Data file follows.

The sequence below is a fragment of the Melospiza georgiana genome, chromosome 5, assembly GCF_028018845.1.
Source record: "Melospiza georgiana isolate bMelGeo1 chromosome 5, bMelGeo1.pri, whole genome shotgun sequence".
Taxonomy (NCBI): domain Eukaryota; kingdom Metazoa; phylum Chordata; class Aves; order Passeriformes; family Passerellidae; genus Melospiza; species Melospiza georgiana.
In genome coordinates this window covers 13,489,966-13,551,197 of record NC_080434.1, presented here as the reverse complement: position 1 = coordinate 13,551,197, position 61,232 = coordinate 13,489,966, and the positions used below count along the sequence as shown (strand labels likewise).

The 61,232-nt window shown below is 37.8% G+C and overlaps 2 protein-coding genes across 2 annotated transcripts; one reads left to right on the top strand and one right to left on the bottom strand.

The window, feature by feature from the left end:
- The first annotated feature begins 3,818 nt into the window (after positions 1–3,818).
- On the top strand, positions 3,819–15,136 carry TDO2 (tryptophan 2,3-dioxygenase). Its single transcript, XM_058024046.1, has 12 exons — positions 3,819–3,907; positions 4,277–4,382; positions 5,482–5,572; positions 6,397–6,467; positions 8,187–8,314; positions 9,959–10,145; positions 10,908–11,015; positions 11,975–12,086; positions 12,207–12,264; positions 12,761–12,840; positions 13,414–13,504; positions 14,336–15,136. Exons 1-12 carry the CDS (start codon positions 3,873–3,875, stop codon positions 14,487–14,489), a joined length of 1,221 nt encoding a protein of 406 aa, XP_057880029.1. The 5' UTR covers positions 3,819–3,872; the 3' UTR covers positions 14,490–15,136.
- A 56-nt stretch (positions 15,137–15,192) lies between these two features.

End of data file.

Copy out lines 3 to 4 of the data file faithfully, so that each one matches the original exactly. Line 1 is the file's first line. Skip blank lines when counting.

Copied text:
Taxonomy (NCBI): domain Eukaryota; kingdom Metazoa; phylum Chordata; class Aves; order Passeriformes; family Passerellidae; genus Melospiza; species Melospiza georgiana.
In genome coordinates this window covers 13,489,966-13,551,197 of record NC_080434.1, presented here as the reverse complement: position 1 = coordinate 13,551,197, position 61,232 = coordinate 13,489,966, and the positions used below count along the sequence as shown (strand labels likewise).